By Michelle Fabio
In a sad reminder to tomato canners everywhere, 14 people were recently admitted to a Russian hospital, one of whom later died, because of an outbreak of botulism; the source was found to be homemade canned tomatoes consumed at a family gathering.
Botulism is an illness caused by the toxin “botulin” produced by Clostridium botulinum. As this toxin is one of the most powerful, for humans even one microgram can be lethal.
While botulism is a rather rare illness–there are usually fewer than 30 food-borne cases of botulism per year in the United States–and particularly in a food with high acidity like tomatoes, it can be deadly.
Here are a few things you can do to prevent botulism from affecting you and your family.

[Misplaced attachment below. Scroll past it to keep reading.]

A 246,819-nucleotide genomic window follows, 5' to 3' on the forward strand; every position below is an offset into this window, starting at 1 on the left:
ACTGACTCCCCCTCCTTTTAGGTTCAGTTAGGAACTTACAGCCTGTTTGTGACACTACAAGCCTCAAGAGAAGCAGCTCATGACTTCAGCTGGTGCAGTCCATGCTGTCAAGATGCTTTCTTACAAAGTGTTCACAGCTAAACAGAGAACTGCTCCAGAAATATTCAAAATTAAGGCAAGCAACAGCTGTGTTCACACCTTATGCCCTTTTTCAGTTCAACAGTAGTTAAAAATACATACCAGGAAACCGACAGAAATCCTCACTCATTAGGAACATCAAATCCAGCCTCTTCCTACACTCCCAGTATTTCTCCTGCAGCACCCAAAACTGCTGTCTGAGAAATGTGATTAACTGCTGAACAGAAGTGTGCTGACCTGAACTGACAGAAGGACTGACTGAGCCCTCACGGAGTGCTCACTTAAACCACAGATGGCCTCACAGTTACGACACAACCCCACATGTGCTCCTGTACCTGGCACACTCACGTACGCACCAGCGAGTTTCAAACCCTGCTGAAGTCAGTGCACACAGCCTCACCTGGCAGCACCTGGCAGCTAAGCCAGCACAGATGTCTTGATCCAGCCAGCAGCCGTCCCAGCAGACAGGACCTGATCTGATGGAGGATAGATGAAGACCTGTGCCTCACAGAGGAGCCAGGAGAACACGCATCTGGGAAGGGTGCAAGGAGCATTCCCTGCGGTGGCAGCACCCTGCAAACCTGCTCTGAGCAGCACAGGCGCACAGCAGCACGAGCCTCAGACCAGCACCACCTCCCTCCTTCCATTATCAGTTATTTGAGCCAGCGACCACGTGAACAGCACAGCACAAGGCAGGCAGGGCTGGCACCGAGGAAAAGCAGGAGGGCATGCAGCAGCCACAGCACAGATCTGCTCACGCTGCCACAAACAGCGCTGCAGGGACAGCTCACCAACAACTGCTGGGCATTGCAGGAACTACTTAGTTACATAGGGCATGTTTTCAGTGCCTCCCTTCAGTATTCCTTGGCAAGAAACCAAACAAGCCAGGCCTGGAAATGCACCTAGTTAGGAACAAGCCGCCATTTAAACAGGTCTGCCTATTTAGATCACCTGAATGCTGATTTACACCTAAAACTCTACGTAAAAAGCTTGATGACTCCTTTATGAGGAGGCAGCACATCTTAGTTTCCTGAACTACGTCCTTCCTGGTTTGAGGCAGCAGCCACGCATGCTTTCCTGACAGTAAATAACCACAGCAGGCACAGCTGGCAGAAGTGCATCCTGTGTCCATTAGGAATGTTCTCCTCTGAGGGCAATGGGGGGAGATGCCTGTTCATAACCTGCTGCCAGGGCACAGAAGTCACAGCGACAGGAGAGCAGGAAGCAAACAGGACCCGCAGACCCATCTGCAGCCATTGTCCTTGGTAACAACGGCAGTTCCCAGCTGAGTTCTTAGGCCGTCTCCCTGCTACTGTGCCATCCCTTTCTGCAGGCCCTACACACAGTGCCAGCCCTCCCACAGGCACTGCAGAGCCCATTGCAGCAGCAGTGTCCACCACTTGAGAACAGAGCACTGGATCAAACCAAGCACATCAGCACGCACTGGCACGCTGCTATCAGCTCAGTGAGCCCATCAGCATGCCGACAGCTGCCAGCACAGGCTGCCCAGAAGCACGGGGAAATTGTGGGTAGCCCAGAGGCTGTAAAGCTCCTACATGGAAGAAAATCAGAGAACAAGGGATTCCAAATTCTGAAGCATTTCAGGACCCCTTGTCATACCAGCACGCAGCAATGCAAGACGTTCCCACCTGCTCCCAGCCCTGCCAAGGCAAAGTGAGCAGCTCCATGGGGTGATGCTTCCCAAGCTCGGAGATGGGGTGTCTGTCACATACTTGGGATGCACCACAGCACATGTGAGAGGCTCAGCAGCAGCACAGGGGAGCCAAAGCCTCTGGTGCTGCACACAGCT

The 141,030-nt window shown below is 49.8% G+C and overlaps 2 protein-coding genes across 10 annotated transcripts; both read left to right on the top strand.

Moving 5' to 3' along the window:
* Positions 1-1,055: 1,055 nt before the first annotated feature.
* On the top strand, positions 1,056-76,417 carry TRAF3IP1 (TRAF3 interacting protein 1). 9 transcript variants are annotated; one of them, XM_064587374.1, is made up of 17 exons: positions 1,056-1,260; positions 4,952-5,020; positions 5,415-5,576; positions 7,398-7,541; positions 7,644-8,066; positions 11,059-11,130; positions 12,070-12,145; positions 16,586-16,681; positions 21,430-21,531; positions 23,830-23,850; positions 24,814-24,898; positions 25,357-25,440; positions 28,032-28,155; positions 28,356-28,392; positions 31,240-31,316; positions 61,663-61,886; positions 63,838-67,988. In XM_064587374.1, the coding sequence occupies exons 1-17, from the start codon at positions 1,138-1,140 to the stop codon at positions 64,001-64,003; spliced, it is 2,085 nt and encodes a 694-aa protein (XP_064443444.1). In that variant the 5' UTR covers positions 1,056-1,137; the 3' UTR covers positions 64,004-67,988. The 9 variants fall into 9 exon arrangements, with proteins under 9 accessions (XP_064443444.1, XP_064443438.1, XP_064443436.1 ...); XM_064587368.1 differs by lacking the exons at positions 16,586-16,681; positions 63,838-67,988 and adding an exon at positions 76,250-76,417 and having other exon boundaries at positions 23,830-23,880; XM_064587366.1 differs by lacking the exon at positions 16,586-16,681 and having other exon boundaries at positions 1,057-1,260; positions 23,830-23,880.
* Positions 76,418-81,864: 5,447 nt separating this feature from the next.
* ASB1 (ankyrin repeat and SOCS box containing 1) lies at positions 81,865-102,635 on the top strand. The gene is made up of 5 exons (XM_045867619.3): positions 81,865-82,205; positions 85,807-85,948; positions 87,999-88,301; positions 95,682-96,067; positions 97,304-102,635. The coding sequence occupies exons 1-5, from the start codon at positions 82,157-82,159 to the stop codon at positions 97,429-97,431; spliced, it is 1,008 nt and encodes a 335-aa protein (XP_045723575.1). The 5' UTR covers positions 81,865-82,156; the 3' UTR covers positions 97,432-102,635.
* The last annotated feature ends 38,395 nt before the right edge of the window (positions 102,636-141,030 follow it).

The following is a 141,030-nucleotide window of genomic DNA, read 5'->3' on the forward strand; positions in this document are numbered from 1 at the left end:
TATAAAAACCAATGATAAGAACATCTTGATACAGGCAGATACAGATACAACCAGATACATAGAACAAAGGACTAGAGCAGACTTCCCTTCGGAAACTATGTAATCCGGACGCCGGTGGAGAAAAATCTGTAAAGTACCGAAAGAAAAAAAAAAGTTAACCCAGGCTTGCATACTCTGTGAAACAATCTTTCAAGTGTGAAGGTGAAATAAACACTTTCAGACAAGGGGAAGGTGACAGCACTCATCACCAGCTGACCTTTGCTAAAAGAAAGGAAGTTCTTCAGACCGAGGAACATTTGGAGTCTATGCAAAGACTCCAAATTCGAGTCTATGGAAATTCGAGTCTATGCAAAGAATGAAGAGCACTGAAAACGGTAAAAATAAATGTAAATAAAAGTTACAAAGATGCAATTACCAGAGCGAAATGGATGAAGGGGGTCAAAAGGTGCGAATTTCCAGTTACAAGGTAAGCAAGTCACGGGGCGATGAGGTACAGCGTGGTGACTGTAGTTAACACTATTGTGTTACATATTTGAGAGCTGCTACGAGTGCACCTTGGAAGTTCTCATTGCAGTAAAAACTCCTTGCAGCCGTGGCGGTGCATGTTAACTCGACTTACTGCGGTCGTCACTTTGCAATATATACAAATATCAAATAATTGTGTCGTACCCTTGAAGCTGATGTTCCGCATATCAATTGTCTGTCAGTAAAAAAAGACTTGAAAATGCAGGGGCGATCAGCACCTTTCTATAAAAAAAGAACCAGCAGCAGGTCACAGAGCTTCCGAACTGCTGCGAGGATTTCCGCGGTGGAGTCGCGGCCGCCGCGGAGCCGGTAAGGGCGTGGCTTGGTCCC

(1) As high temperatures kill the botulism toxin, follow The Tomato Queen’s advice when canning tomatoes.
(2) Before eating the canned tomatoes, boil them for at least 10 minutes.
(3) Discard any jars that have lost their airtight seal.
As the botulin toxin inhibits nerve function that leads to respiratory and musculoskeletal paralysis, symptoms of botulism can include dry mouth, slurred speech, double and/or blurred vision, drooping eyelids, difficulty swallowing, muscle weakness, difficulty breathing, vomiting, incontinence, and diarrhea.
If you are experiencing any of these, particularly within 6-36 hours after eating canned goods, get to the hospital immediately.